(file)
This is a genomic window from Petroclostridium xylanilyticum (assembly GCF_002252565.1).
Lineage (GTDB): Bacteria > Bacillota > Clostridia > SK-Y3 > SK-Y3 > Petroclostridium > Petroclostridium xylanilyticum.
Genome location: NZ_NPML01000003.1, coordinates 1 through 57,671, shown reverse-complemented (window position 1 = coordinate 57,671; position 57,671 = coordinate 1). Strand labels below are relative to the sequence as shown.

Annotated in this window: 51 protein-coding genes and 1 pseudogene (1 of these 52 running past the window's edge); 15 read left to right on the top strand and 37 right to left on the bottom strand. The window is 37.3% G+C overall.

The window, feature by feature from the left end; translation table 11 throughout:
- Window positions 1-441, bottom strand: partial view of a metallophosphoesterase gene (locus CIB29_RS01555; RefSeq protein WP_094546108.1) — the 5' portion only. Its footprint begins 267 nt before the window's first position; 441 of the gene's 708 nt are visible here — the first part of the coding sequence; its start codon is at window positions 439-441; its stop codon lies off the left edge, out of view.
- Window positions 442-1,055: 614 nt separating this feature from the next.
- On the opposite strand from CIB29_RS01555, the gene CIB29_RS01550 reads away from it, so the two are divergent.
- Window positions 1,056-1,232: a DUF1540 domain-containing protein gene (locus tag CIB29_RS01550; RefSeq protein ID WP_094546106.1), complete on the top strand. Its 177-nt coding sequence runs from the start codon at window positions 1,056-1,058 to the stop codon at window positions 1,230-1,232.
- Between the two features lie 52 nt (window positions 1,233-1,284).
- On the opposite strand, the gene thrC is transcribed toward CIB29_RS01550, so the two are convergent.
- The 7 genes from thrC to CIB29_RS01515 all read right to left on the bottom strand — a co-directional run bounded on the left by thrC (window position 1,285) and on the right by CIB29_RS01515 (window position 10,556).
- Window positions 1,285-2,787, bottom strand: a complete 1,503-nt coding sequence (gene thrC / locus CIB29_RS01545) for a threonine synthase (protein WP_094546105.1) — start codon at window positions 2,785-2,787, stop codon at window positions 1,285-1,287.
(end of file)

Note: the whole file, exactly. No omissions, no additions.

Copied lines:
This is a genomic window from Petroclostridium xylanilyticum (assembly GCF_002252565.1).
Lineage (GTDB): Bacteria > Bacillota > Clostridia > SK-Y3 > SK-Y3 > Petroclostridium > Petroclostridium xylanilyticum.
Genome location: NZ_NPML01000003.1, coordinates 1 through 57,671, shown reverse-complemented (window position 1 = coordinate 57,671; position 57,671 = coordinate 1). Strand labels below are relative to the sequence as shown.

Annotated in this window: 51 protein-coding genes and 1 pseudogene (1 of these 52 running past the window's edge); 15 read left to right on the top strand and 37 right to left on the bottom strand. The window is 37.3% G+C overall.

The window, feature by feature from the left end; translation table 11 throughout:
- Window positions 1-441, bottom strand: partial view of a metallophosphoesterase gene (locus CIB29_RS01555; RefSeq protein WP_094546108.1) — the 5' portion only. Its footprint begins 267 nt before the window's first position; 441 of the gene's 708 nt are visible here — the first part of the coding sequence; its start codon is at window positions 439-441; its stop codon lies off the left edge, out of view.
- Window positions 442-1,055: 614 nt separating this feature from the next.
- On the opposite strand from CIB29_RS01555, the gene CIB29_RS01550 reads away from it, so the two are divergent.
- Window positions 1,056-1,232: a DUF1540 domain-containing protein gene (locus tag CIB29_RS01550; RefSeq protein ID WP_094546106.1), complete on the top strand. Its 177-nt coding sequence runs from the start codon at window positions 1,056-1,058 to the stop codon at window positions 1,230-1,232.
- Between the two features lie 52 nt (window positions 1,233-1,284).
- On the opposite strand, the gene thrC is transcribed toward CIB29_RS01550, so the two are convergent.
- The 7 genes from thrC to CIB29_RS01515 all read right to left on the bottom strand — a co-directional run bounded on the left by thrC (window position 1,285) and on the right by CIB29_RS01515 (window position 10,556).
- Window positions 1,285-2,787, bottom strand: a complete 1,503-nt coding sequence (gene thrC / locus CIB29_RS01545) for a threonine synthase (protein WP_094546105.1) — start codon at window positions 2,785-2,787, stop codon at window positions 1,285-1,287.